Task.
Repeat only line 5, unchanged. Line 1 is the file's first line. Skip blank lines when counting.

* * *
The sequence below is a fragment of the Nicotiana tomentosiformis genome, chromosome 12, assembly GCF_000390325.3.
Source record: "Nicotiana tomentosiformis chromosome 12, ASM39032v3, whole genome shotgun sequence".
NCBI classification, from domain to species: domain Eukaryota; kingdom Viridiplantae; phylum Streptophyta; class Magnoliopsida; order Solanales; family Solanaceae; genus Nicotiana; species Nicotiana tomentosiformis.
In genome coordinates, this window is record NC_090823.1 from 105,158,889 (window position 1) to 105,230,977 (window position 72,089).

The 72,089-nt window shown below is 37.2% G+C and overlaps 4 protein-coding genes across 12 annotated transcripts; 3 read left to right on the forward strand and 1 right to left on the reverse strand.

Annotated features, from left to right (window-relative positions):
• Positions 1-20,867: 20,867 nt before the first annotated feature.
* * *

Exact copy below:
The 72,089-nt window shown below is 37.2% G+C and overlaps 4 protein-coding genes across 12 annotated transcripts; 3 read left to right on the forward strand and 1 right to left on the reverse strand.